Long Shot: It’s Where the Wind Blows, by David Bax
Romantic comedies and memorable music go hand in hand. So the songs on the soundtrack alone should make you confident that Jonathan Levine’s Long Shot will be a good entry in the genre. In one of the movie’s many sweet moments, in fact, the two lovers actually listen to the Pretty Woman soundtrack. In another, Frank Ocean is heard while a character gazes out at the actual ocean. Boyz II Men appear and perform as themselves. We also hear bits of DMX, 2 Chainz, Bruce Springsteen, Robyn and more. The best part of all this great music is that Levine actually clears, by a good margin, the high bar that it sets. Long Shot rocks.
Seth Rogen stars as Fred Flarsky, an investigative journalist writing inflammatory stories for an independent news site. Until, that is, his editor (Randall Park) tells him that the site’s been purchased by a soulless media magnate (Andy Serkis) and Flarsky quits. While on a celebratory/grieving bender accommodated by his rich best friend (O’Shea Jackson Jr.), Fred finds himself at a swanky fundraising event where he comes face to face with Charlotte Field (Charlize Theron), his former babysitter who also happens to be the current Secretary of State. Out of nostalgia and a genuine respect for his writing, Charlotte offers Fred a speechwriting job on her upcoming presidential campaign. As he follows her around the world on her diplomatic duties, they start to see more than just a shared past in one another, though obstacles arise in the form of Charlotte’s advisors (June Diane Raphael and Ravi Patel), the President (Bob Odenkirk) and the myriad political realities of the world.
Refreshingly, Long Shot is not gunshy about facing those realities. This has to be the only romantic comedy that opens with a bunch of neo-Nazis sieg heiling in front of Confederate flags (Fred has gone undercover for a story). The resurgence of white supremacy may be the rawest nerve struck by screenwriters Liz Hannah and Dan Sterling but it’s not the only one. From the death of independent media to a TV celebrity idiot President to the propagandistic “news” network that supports him to the name of the firm Charlotte hires to help with her campaign (Cambridge Consulting), Long Shot is a movie of our moment.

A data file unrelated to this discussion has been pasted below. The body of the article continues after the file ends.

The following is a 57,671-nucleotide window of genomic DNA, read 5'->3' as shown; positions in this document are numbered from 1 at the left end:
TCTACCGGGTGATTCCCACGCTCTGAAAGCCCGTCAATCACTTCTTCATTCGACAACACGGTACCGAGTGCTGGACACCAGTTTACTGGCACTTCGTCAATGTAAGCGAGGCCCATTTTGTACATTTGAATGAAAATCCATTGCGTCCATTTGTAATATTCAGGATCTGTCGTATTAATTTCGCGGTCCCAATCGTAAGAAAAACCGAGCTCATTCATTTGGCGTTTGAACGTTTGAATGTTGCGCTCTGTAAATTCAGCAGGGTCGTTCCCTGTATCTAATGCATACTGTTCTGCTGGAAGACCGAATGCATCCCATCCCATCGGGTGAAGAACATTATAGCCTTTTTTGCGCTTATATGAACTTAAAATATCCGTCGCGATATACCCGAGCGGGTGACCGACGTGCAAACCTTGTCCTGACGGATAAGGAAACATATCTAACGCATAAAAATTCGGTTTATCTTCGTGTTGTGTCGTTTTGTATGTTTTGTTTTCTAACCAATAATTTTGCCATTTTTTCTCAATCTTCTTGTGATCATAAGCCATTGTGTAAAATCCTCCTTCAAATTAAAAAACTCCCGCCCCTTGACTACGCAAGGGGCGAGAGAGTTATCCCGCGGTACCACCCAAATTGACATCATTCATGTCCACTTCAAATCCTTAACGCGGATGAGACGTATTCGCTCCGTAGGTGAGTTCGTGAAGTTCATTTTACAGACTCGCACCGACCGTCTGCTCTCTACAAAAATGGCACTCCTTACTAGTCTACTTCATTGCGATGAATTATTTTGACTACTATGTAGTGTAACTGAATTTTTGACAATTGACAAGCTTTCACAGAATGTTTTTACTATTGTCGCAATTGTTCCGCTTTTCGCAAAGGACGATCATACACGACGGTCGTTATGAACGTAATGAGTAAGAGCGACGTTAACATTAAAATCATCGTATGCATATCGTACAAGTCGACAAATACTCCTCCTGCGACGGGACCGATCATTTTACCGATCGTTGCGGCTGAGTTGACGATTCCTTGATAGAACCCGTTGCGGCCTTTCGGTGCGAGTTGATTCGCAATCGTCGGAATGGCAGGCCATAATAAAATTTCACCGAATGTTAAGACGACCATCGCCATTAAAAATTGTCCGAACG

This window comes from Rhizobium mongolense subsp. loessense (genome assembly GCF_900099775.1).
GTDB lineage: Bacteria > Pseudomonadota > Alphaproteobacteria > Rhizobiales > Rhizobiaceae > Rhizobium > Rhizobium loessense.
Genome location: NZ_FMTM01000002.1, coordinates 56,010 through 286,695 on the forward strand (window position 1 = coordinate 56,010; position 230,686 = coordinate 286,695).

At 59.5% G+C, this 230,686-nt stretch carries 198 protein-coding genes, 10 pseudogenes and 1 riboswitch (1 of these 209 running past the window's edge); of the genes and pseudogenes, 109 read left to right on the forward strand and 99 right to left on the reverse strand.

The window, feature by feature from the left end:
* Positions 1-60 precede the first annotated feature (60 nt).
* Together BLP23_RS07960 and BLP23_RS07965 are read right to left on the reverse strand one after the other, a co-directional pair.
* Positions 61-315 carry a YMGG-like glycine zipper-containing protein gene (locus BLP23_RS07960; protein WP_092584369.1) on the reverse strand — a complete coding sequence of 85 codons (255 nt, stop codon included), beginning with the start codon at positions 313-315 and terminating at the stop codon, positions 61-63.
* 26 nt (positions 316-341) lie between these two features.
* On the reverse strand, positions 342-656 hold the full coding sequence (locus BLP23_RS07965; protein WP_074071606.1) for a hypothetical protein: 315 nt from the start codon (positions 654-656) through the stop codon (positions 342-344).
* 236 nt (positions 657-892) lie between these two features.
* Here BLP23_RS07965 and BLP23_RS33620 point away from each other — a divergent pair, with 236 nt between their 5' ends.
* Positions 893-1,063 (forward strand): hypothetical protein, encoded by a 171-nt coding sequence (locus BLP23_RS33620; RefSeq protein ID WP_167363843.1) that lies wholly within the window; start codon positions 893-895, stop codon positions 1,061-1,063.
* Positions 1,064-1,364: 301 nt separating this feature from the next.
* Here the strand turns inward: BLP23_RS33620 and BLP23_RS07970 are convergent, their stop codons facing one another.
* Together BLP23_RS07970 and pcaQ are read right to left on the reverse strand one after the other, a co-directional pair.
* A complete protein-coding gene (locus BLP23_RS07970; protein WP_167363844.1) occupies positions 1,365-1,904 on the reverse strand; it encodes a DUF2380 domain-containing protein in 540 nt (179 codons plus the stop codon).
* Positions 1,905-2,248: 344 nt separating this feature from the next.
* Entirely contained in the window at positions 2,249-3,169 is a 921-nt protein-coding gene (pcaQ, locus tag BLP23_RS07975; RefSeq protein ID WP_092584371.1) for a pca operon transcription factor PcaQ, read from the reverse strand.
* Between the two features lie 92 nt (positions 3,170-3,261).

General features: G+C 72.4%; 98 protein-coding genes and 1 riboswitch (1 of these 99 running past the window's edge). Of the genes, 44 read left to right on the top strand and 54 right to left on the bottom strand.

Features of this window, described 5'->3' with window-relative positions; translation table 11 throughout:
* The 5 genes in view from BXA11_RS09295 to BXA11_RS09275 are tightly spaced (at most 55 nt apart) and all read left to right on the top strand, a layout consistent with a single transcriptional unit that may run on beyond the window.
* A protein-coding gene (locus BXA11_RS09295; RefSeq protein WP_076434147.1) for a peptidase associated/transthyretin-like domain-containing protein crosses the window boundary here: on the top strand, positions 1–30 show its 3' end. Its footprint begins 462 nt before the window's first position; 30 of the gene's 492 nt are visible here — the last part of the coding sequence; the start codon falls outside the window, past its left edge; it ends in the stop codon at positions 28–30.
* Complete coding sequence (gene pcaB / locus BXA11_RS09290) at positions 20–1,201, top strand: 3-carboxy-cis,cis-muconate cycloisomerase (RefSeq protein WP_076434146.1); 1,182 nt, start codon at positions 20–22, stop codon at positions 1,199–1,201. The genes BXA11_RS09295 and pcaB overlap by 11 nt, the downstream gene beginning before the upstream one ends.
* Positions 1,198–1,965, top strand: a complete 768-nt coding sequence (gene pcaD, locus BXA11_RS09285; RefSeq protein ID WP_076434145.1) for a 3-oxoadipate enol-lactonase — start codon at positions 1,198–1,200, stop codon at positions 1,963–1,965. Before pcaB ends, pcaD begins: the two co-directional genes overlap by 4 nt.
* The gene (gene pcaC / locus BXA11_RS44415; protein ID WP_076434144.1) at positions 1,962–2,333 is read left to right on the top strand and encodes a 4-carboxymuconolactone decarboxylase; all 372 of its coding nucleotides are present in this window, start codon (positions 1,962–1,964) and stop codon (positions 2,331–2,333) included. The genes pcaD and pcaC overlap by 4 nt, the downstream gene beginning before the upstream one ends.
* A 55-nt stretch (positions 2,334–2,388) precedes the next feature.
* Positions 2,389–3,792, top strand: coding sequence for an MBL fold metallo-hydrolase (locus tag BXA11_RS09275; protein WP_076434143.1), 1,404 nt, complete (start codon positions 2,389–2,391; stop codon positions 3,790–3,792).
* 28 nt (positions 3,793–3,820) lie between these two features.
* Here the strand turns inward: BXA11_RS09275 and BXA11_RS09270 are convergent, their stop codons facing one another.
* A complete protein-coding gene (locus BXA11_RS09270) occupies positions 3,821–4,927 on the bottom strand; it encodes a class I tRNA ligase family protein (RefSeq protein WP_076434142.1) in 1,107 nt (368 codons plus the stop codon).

That probably makes Long Shot sound less than fun but all of it–even the neo-Nazi party–is extremely hilarious. Rogen is one of the core members of the Judd Apatow crew, who made a couple of funny movies in the mid-2000s that, unfortunately, had a devastating effect on Hollywood comedies. The use of improvisation, at which Rogen and company excel, became the norm in these kinds of films. As a result, we were served a decade of sweaty, shambolic, overlong imitators. Long Shot has a couple of possible riffs in it but, not only are they funny, they are outweighed by the number of written jokes as well as more intrinsic, filmic humor, like the flashback to 12-year-old Fred in which he’s wearing essentially the same outfit as present day Fred.
Theron is a sharp comedic force, as well; no surprise to anyone who’s seen her in Young Adult or on Arrested Development. You can now add to her list of achievements an all-time great spit take. Comedy breeds chemistry, perhaps, because Long Shot is just as effective a romance as a comedy.
And yet, like most of the best romantic comedies, it’s about more than that. Fred may be the lead but Charlotte’s not just along for the ride. Nor is he her manic pixie dream boy. The biggest symptom of maturation since the Apatow years is the two main characters’ balance and nuance. Comparisons to Knocked Up will be made, mostly due to his casual dress and her elegance. But unlike Ben in that movie, Fred is by no means directionless. On the contrary, his character flaw is a surplus of passion. His idealism is attractive to her but the intransigence that goes with it almost undoes their relationship. She, on the other hand, has gone from the can-do student body presidential candidate to the equivocating professional politician. In other words, he needs to learn to compromise more and she to compromise less. That’s what makes Fred and Charlotte such a strong couple and Long Shot such a strong movie. They make each other better people.